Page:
Benefits of Life Insurance

Day 21 - 22: Life Insurance My 30 Day Spending Detox

I bought my first life insurance policy when I was 26 years old.   I bought it at the time because my mom was on a very expensive medication for her terminal illness ($3,000 CAD a month).  Health care did not cover the cost of the medication.    I was worried that if something happened to me, they will, at least, have the money to cover the cost of her medication.

I ended up buying:

Critical Illness: $150,000 (term) at $37.38 / month

I decided to purchase the term critical illness for $150,000 at $37.38 per month. This monthly payment will increase in 10 years to $52 a month or when I turn 36 years old.   Under this policy, if I never made a claim when I die (I didn’t die of critical illness), I am eligible for a return of premium on death.  This means that if I die at 36 years old, I won’t receive the $150,000.00 as part of my estate, instead I will receive $4,153.20 as part of my estate, which is the cost of the premiums.

Is it worth it?  Well, I pretty much lost the interest  I could have made from the money  if I were to invest the $37.38 per month for 10 years (see what Daisy at Add Vodka can do with $40 a month), I guess that would be the fee to have a Critical Illness insurance.

Back then, I could have chosen the option where I pay for the Critical Illness policy for 15 years and it will be able to sustain itself.  However, this option will cost me $166 a month for 15 years.   At 26 years old, $166 a month was A LOT of money to pump into life insurance, so I didn’t go for this option and opted for the term instead.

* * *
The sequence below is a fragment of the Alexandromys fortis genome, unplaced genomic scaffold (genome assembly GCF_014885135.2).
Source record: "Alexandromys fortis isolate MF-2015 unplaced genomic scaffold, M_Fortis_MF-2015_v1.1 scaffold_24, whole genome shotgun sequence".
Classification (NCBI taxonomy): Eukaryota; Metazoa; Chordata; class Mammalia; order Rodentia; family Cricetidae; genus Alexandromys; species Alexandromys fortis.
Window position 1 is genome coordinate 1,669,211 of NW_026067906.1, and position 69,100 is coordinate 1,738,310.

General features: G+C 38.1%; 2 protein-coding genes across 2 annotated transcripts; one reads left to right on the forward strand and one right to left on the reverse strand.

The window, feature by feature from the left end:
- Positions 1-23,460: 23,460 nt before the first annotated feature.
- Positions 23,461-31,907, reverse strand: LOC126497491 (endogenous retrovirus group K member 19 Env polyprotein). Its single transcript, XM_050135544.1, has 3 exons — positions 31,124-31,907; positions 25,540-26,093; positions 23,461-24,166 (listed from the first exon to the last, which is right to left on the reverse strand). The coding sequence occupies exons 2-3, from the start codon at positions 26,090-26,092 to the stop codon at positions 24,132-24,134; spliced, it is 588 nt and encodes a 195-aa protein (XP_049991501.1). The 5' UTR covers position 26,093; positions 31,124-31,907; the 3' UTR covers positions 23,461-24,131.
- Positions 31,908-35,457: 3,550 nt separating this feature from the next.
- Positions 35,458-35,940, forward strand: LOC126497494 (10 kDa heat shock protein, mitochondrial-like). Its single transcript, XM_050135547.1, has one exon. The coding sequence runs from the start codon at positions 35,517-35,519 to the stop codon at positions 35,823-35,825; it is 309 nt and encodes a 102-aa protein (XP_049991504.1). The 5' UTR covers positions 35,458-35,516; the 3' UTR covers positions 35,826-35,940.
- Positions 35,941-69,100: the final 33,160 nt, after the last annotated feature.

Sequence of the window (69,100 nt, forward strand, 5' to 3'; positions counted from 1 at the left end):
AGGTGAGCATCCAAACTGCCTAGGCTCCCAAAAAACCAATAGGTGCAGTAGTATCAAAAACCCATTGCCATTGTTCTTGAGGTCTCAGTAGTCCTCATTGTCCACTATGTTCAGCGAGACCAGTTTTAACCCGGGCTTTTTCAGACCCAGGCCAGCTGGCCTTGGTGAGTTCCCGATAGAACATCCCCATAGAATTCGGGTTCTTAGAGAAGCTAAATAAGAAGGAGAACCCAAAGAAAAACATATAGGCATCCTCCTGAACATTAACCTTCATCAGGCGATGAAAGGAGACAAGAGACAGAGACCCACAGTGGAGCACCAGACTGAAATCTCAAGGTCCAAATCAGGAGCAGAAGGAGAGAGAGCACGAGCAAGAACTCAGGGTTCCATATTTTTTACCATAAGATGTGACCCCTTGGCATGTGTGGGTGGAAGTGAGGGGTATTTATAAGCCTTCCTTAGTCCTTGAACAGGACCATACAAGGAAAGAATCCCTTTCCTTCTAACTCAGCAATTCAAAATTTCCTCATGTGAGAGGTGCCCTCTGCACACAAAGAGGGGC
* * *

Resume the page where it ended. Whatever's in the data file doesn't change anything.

Life Insurance – $200,000.00 at $83.33  a month for 15 years.

I purchased $200K worth of Universal Life Insurance (InnoVision) from Manulife.  I am currently paying $83.33 per month for  15 years and I will have enough money in my policy to generate money to cover the policy fee.

I know that $200K will not be enough if I have kids, but it’s a start!

Here is a breakdown of the policy. For 15 years, I will be paying $1000 a year ($15,000 in total) for my life insurance.   $549.84 of the $1000 goes towards my policy fee.  The rest, goes towards any investment of my choice under my side account under the policy.

The great thing about this policy is flexibility.  If I decide to go back to school for a year and I am on a tight budget, I just need to pay $549.84 that year (about $45 / month) to keep my policy going.  However,if I earn more that year, I can contribute up to $5,170.11 that year if I choose to.     This can act sort of like a savings vehicle.  The money I pump in every year is growing.    By the time I die, there is a cash value on top of the $200,000.00 from the life insurance policy.   That cash will be paid out to my estate at the time of my death.   According to the schedule provided to me, if I were to die at the age of 65, assuming the the rate of return is 5 %  for the policy and 3% for the side account, the cash value of my policy will be about $79,000.00.   Therefore, my estate will receive a total of $279,000.00 from my life insurance policy.